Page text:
Winnifred Allen (1902 – 1996)

Winnifred Griffin Allen, also known as Mother, also known as Grandma, also known as Auntie Win, also known as Grandma Win, also known as the Doctor’s wife, was born in London, England in 1902, the second eldest of 5 sisters! At age 8 she immigrated to Canada. Her parents were unable to pay the fare, so the Canadian government subsidised them, on the understanding that the fare would be paid when the family got established in their new home. Arriving at Pier 21 in Halifax, they were quickly sent on to Montreal by train, where they were met by family friends who had come to Canada earlier.

John Griffin, her father, was a landscape architect and planted fine gardens for wealthy residents of Montreal. He also kept large vegetable and flower gardens behind their home. Her mother, Lillian, was a trained mid-wife, and supplemented the family income working with the St. John’s Ambulance.

Grandma learned family responsibilities early. Beyond sharing the household chores with her sisters, she was called on unexpectedly when she was 14. Her mother suffered a stroke, and Grandma dropped out of school for a year to care for her and the household. In 1918, at the time of the pandemic flu outbreak, her mother suffered a miscarriage, and she assisted the doctor who came to the house to attend her mother.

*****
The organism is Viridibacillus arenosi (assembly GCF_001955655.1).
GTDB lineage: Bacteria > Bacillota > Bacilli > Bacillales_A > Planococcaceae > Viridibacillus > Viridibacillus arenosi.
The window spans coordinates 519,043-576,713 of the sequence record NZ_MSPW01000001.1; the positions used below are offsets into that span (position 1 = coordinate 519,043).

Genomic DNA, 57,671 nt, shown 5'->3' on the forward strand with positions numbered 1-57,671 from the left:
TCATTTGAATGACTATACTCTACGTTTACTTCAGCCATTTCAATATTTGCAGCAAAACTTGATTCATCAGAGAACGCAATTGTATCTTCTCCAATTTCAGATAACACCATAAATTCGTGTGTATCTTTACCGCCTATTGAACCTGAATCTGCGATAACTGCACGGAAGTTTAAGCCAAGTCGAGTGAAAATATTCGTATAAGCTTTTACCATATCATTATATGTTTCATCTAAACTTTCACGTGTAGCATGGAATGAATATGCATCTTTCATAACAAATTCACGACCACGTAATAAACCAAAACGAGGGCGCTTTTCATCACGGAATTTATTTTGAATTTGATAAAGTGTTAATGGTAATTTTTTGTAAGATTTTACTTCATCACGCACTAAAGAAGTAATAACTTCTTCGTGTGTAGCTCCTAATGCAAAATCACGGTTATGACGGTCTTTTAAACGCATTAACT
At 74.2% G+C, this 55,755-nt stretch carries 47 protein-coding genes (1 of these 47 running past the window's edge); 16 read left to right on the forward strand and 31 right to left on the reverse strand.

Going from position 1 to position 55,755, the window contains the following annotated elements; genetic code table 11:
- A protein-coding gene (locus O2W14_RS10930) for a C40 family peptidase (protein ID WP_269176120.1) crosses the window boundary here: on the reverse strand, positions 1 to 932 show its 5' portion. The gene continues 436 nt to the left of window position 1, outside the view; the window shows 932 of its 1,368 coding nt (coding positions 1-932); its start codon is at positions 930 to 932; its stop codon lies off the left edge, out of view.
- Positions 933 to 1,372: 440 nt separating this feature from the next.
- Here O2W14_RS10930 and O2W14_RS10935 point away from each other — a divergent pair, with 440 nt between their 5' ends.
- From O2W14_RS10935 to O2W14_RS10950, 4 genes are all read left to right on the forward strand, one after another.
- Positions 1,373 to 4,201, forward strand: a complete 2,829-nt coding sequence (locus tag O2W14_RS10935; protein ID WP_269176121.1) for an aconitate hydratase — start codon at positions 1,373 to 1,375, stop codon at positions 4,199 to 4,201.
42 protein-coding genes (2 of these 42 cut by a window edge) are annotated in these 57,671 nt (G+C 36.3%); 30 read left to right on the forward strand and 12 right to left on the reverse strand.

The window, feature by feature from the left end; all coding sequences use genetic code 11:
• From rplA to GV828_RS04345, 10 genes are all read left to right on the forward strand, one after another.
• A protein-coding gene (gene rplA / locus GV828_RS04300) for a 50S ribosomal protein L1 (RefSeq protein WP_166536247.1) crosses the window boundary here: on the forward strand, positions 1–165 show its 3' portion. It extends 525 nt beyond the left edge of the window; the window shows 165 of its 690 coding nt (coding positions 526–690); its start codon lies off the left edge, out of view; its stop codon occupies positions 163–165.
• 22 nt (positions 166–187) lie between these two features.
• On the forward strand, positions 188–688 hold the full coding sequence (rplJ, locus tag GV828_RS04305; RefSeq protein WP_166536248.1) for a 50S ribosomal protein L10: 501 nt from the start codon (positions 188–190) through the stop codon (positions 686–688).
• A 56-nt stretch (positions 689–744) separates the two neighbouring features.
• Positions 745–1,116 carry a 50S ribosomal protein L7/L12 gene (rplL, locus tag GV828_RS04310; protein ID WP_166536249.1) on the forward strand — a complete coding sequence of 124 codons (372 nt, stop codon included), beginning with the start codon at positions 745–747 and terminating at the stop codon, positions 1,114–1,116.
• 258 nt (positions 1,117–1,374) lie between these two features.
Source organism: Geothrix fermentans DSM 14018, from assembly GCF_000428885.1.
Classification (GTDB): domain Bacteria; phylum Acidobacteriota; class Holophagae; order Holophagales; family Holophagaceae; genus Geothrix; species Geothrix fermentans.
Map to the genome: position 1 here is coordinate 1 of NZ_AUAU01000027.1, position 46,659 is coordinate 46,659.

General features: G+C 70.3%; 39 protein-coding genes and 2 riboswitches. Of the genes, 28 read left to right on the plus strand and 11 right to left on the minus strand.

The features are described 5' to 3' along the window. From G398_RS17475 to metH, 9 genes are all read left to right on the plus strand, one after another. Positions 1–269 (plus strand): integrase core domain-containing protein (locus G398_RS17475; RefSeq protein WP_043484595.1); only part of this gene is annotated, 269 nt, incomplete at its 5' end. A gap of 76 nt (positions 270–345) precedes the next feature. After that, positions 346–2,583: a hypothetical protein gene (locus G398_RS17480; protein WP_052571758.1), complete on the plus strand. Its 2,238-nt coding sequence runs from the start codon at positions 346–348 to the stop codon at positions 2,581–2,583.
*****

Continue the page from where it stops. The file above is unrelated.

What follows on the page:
She started to work part time for the YMCA in her teens, including being a counsellor at their camp in the Laurentians, called Camp Oohlawan. Ultimately, she was able to return to high school, which she completed in 1922. She celebrated by cutting her long, brown curly hair into the latest style, the bob. She was the only member of her family able to go to university, but only with the financial help of the YMCA was it possible. The director paid her annual tuition of $150. She continued to earn money by baby-sitting.